Written by 12:17 pm Lawn Tips

Bermuda Grass: How to Overseed for a Beautiful Lawn

If your Bermuda grass is lacking a healthy and full appearance, it needs overseeding. Overseeding is a straightforward way to turn your brown yard around. Overseeding consists of just 9 easy steps.

When to Overseed a Bermuda Grass Lawn

Bermuda grass is a warm-season turf, meaning that it begins growing in the spring and later summer. Overseeding should take place during the peak growing season for best results. Planting during dormant seasons will yield minimal results.

Frost and extreme heat are the two main enemies of grass seed. It is essential to ensure that the last threat of frost has passed before planting any new Bermuda grass seed. Likewise, sweltering heat will stunt growth and damage grass seed.

You should avoid extreme temperatures when planning your planting window. Below is a general guide on the best times to plant Bermuda grass seed in your USDA Climate Zone. Please note that the dates below are only suggestions. Check weather forecasts for your location when selecting a planting date.

Suggested Overseeding Dates for Bermuda Grass

ZoneLast Frost DateSuggested Planting Window
6April 10 – 20April 25 – May 20
7March 20 – April 1April 10 – May 15
8March 10 – 25April 5 – May 20
9February 15 – March 1March 20 – April 25
10February 1 -March 1March 15 – April 25

Nine Easy Steps to Overseed a Bermuda Grass Lawn

1. Remove Leaves, Pine Needles, and Trash

Clear the lawn of any leaves or other debris that may be resting on the turf. Removing pine straw and other debris will ensure a more even seed application. Ridding the yard of any obstacles will also increase seed-to-soil contact once the Bermuda grass seeds are spread.

2. Go Low with the Mower

A Bermuda lawn should be cut to a height of one inch before overseeding. Giving the turf a close will increase the likelihood of the seed making it into the soil. Longer grass blades are prone to tangle fresh seeds. Bag all clipping from the preparation cut. Bagged clippings may be used as cover later in the overseeding process. Ejecting clippings back onto the yard can interfere with seed application, reducing seed-to-soil contact.

3. Prepare the Soil

Well-established lawns may need to be aerated before overseeding. If the soil is compact or clumpy in places, the clumps will need to be broken up. Fork and plug aerators are excellent at loosening soil and eliminating pesky thatch.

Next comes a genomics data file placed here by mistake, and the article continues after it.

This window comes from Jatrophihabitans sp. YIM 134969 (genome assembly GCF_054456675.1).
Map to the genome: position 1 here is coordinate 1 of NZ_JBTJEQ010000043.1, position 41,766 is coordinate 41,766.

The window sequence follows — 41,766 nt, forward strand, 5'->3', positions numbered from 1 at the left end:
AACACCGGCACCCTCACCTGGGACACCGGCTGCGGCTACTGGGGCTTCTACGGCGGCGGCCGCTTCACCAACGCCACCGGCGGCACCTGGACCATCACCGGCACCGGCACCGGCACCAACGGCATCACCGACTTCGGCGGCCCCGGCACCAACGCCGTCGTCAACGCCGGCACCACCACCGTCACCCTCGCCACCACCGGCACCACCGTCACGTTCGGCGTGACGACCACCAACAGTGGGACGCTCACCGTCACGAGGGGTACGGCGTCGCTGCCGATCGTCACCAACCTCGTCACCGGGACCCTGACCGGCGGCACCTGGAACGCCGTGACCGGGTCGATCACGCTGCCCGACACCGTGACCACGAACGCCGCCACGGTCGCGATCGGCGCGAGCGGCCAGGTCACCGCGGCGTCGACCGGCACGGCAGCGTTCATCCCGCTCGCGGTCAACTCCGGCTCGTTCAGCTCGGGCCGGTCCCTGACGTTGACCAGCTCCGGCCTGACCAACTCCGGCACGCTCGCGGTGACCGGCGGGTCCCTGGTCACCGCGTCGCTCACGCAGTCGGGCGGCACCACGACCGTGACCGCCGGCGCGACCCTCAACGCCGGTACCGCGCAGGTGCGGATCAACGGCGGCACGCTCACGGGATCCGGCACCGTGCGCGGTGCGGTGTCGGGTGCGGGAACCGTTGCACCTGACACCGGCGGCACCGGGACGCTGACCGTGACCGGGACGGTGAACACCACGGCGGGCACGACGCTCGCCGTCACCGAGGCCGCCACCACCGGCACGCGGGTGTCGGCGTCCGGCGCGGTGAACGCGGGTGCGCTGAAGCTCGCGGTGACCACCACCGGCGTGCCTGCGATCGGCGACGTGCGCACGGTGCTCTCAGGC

If full-scale aeration is not possible, a metal rake will suffice. Using a metal rake, scratch the top layer of soil below the grass. Loosen any clumps or packed areas. Vigorous force can be applied to the soil and grass as long as large amounts of turf are not being damaged. Opening up and loosening the ground will give the Bermuda grass seeds a more inviting environment to germinate.

4. Choose the Bermuda Seeds and a Spreader

Seeds are sold in coated and uncoated varieties. Choosing the best seed for your application can be daunting, but we suggest using a coated seed. Coated seeds have improved ballistics are shown to germinate more than their uncoated counterparts. Coated seeds are more expensive, but the increased germination and rapid growth more than make up for the price difference.

If you are overseeding a small lawn or are overseeding a small area of turf, a handheld spreader may be enough. If the area is more than one-quarter of an acre, it is suggested to use a walk-behind broadcast spreader. Make sure to pay attention to the application rate settings for your particular model to prevent applying too much or too little seed.

5. Apply the Seed

Think out your path before applying. Following a set pattern when applying Bermuda grass seed can keep from overlapping seed. Overlapping passes leads to unwanted designs in the yard and wasted seed. Most walk-behind broadcasters recommend a pace to push them and broadcast settings for overseeding.

6. Cover the Bermuda Grass Seed

Covering the freshly applied Bermuda grass seed with dirt, sand, or lawn clippings will go a long way in helping them to grow. Cover the seeds with no more than 1/8th of an inch of material after spreading. The material helps protect the young seeds from the elements. Cover materials will also retain water for the seeds to use during germination. It is crucial not to bury the seeds as it leads to reduced growth and rotting.

7. Fertilize

Apply a 15-0-15 fertilizer to the Bermuda grass seed. Fertilizing after application will give the grass seed the nutrients and boos needed for fast germination and growth. Do not apply a weed and feed product or any herbicides for at least eight weeks after overseeding. Always follow application rates and instructions when using a Nitrogen-based fertilizer to grass seeds.

8. Water, Water, Water

Water is a crucial ingredient to overseeding a Bermuda grass lawn. If seeds dry out, they will not germinate. Homeowners should apply two inches of water at least three times a week after overseeding. Soaking applications are preferred to encourage root growth. If temperatures are scorching, Bermuda grass may need more watering. Do not let the soil or seeds dry out. Homeowners may reduce watering frequency if healthy growth is seen up to four weeks after planting.

9. Maintain Bermuda Grass as Normal

After eight or ten solid weeks of growth, regular turf care can resume. Weed and feed fertilizers, along with herbicides, can be applied to the lawn. Standard cuttings can proceed as well. Make sure to cut no lower than two inches for three months after overseeding. Watering can be further reduced or eliminated. The Bermuda grass lawn should continue to receive the normal one-to-one and a quarter inches of water per week.

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